New research reveals that many meeting planners don’t think they have the skills or knowledge to make informed decisions about event tech investments. Is there a way to close the gap?
Post-event attendee evaluations can reveal where your conference hit it out of the park and where it struck out. But do they go far enough? A few possibilities for digging deeper.
The amateur baking competition is known for its tasty creations and likeable personalities. But the TV show also has lessons that can be applied to meeting planning.
Associations are always using data to analyze attendee engagement at their meetings. But could even more valuable insights come from measuring attendees’ emotions? A look at some benefits.
Conference security remains a priority for planners and attendees, and new technologies are being introduced to meet their needs. Here's a look at three tools worth checking out.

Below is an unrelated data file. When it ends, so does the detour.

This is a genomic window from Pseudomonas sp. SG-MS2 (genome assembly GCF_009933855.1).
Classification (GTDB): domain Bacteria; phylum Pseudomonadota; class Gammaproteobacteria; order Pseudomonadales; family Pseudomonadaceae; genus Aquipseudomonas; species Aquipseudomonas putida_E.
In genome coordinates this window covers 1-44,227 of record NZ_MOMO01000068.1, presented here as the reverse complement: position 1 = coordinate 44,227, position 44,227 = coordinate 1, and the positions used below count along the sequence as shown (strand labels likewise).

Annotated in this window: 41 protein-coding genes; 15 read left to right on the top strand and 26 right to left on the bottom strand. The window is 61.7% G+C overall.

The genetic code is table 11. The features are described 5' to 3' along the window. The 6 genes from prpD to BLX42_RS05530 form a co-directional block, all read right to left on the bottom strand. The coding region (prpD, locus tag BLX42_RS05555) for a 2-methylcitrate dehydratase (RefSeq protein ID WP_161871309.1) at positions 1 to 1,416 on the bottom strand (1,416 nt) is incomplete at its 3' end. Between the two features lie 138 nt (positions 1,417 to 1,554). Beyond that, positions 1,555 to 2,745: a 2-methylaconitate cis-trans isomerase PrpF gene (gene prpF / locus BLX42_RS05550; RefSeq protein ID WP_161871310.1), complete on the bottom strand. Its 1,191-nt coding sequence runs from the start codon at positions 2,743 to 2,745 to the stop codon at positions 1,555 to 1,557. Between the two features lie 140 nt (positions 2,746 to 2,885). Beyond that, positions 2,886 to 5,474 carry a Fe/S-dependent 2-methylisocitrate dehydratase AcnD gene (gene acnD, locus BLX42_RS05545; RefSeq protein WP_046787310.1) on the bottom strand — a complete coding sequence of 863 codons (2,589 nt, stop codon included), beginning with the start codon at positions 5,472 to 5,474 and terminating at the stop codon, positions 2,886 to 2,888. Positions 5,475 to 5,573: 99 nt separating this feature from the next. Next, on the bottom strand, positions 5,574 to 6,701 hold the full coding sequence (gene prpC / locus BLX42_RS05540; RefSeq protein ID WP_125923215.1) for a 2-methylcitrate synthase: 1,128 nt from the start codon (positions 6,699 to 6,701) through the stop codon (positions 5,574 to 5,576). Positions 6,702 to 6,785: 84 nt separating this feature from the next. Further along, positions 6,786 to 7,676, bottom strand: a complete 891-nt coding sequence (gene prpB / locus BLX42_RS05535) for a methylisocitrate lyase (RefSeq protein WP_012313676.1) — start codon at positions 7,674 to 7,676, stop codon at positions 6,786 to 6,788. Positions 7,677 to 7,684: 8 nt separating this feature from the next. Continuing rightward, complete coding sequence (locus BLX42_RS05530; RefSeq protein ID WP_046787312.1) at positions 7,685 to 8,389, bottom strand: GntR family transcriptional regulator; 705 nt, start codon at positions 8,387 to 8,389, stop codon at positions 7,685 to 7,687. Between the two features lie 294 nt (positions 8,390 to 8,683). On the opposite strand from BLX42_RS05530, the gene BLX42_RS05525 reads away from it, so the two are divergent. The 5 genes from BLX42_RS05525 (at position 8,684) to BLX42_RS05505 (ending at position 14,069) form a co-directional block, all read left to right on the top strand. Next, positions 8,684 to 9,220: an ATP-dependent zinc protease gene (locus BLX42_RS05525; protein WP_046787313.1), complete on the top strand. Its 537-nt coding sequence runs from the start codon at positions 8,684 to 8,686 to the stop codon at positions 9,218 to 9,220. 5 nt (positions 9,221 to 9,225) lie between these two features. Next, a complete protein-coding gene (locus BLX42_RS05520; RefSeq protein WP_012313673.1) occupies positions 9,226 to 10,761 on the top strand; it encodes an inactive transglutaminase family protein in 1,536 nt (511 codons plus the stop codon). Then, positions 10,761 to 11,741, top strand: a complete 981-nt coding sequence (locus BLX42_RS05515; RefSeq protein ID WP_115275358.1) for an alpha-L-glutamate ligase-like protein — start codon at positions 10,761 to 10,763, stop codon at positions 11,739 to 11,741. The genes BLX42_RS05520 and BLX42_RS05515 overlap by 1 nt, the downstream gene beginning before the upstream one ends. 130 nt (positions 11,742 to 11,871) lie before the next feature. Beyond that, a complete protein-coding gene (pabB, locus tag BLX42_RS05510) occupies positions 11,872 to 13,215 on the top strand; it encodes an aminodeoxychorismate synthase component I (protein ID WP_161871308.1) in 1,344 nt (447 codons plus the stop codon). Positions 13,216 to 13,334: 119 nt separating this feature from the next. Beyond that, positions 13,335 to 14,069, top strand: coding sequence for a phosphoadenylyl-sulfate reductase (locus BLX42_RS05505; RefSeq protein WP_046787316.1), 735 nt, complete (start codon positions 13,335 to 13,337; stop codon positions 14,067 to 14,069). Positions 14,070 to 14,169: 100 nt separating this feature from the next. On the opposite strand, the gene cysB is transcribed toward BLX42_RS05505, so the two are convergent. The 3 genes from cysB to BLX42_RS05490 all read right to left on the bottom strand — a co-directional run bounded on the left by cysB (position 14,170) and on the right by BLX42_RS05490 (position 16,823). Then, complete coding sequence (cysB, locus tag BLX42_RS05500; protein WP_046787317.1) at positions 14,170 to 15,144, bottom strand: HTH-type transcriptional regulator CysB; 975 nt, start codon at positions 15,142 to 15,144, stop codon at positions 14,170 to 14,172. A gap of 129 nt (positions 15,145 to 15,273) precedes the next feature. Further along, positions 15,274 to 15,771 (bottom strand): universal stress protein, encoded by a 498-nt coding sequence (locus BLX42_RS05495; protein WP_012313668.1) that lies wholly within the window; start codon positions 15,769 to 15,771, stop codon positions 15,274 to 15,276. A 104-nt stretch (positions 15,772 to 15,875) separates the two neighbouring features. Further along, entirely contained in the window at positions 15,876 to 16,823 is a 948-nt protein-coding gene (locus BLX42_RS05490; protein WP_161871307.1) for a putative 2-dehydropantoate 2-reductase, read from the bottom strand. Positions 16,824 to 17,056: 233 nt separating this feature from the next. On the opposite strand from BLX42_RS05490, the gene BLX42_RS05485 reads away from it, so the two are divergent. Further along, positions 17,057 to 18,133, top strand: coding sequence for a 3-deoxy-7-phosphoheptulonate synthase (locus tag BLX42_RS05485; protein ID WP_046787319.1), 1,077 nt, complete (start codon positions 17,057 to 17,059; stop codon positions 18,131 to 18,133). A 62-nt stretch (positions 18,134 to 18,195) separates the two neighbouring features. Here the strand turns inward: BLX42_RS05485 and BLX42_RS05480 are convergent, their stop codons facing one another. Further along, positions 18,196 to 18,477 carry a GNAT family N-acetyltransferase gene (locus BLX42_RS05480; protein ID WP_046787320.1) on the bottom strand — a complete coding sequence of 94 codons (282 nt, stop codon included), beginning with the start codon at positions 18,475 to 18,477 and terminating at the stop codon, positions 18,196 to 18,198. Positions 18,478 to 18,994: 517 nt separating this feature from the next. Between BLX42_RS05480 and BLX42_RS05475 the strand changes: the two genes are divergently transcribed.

Attendees often go to conferences to network and get to know each other. Associations can help create even deeper connections with art.
It’s no longer enough for meetings to feature networking events that lead to superficial introductions and the simple swapping of business cards. A far better goal: Help attendees build friendships.
It can be a struggle to determine whether now is the right time to try something new at your meeting, but a few factors could make the case for yes more compelling.
While big-name keynoters and experts can offer lots of insights, it’s also important to give attendees opportunities to engage in peer-to-peer learning at your conferences.
Some of your attendees will be early birds, while others will be late risers. Is there a way to accommodate both groups’ learning preferences, and what does it mean for your association?